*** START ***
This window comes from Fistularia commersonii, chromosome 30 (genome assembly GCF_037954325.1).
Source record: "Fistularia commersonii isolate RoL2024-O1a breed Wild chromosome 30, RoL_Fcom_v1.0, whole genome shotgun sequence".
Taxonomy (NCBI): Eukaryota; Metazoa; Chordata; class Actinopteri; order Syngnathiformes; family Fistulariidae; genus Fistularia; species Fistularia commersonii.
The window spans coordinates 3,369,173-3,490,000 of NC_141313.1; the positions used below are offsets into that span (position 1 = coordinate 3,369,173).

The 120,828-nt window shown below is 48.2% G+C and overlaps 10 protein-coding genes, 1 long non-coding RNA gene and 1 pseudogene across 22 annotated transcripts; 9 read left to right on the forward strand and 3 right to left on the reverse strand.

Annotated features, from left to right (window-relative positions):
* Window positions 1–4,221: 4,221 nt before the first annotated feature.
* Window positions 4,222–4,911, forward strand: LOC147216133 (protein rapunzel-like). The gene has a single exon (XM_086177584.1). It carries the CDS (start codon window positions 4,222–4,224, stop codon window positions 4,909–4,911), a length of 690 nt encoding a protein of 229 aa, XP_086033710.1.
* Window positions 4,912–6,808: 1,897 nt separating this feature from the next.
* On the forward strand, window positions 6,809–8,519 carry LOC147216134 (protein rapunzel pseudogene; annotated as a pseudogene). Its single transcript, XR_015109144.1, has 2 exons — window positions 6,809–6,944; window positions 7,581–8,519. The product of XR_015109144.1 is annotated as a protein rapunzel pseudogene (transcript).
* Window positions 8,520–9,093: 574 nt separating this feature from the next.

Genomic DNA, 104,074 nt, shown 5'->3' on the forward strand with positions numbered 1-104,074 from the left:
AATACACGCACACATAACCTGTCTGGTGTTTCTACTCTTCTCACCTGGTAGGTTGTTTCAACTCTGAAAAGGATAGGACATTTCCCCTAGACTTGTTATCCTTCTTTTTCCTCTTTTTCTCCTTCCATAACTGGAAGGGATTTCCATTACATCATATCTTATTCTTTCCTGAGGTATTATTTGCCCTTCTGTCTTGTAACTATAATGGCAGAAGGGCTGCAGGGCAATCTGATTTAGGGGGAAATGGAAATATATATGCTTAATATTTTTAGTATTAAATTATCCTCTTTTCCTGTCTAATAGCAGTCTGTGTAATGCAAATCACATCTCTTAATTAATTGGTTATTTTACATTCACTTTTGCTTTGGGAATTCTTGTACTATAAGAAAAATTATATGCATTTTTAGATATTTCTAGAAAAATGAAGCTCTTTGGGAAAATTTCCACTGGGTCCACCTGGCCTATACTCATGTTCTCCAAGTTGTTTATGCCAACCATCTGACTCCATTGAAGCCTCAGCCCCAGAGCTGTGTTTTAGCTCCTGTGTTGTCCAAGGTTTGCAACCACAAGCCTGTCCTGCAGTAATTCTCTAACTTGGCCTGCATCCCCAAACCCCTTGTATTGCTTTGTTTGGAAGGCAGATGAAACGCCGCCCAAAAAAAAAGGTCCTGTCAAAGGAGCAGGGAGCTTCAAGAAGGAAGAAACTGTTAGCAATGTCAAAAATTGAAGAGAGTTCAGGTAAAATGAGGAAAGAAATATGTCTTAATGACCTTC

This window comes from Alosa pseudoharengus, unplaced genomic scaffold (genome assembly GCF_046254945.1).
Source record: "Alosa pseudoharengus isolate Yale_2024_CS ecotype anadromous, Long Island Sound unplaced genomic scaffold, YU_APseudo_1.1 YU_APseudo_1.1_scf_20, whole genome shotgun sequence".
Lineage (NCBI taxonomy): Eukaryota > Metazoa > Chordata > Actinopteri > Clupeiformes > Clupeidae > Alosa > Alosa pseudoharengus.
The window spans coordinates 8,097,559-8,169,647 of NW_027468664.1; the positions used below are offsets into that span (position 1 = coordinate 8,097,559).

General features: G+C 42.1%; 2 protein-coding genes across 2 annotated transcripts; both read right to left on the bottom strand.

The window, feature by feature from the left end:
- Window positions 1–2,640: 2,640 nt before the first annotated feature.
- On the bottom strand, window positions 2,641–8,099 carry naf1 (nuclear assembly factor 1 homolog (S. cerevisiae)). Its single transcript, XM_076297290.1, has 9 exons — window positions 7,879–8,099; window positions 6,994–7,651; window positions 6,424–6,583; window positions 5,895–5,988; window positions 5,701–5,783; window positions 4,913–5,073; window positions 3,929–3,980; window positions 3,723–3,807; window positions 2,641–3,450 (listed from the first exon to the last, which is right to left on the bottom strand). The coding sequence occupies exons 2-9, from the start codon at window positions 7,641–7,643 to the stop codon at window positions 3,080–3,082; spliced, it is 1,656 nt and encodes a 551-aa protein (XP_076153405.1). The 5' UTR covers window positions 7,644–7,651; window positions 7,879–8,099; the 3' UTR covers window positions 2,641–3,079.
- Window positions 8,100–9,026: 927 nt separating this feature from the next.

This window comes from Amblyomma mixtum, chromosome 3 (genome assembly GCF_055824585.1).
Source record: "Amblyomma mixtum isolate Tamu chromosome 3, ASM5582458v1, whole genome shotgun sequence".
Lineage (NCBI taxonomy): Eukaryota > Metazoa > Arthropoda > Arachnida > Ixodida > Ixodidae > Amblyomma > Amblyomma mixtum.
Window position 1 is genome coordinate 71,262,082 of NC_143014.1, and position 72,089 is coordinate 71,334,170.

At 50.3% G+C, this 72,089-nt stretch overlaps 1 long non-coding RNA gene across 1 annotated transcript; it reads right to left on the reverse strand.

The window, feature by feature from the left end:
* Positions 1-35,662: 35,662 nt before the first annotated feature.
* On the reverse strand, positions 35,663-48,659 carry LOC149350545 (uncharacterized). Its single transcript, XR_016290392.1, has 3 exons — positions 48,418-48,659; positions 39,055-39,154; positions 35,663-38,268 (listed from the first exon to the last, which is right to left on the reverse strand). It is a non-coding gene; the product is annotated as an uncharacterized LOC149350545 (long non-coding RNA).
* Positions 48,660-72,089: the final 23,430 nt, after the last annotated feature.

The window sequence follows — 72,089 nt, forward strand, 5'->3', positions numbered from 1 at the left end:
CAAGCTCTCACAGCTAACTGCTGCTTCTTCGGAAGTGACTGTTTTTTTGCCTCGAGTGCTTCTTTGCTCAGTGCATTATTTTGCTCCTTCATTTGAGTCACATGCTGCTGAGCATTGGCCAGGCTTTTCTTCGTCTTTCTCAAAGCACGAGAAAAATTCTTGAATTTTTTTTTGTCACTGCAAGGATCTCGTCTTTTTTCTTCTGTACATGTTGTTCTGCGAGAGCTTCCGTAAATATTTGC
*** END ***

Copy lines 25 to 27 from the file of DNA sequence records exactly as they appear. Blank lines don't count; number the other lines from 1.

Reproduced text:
Lineage (NCBI taxonomy): Eukaryota > Metazoa > Arthropoda > Arachnida > Ixodida > Ixodidae > Amblyomma > Amblyomma mixtum.
Window position 1 is genome coordinate 71,262,082 of NC_143014.1, and position 72,089 is coordinate 71,334,170.

At 50.3% G+C, this 72,089-nt stretch overlaps 1 long non-coding RNA gene across 1 annotated transcript; it reads right to left on the reverse strand.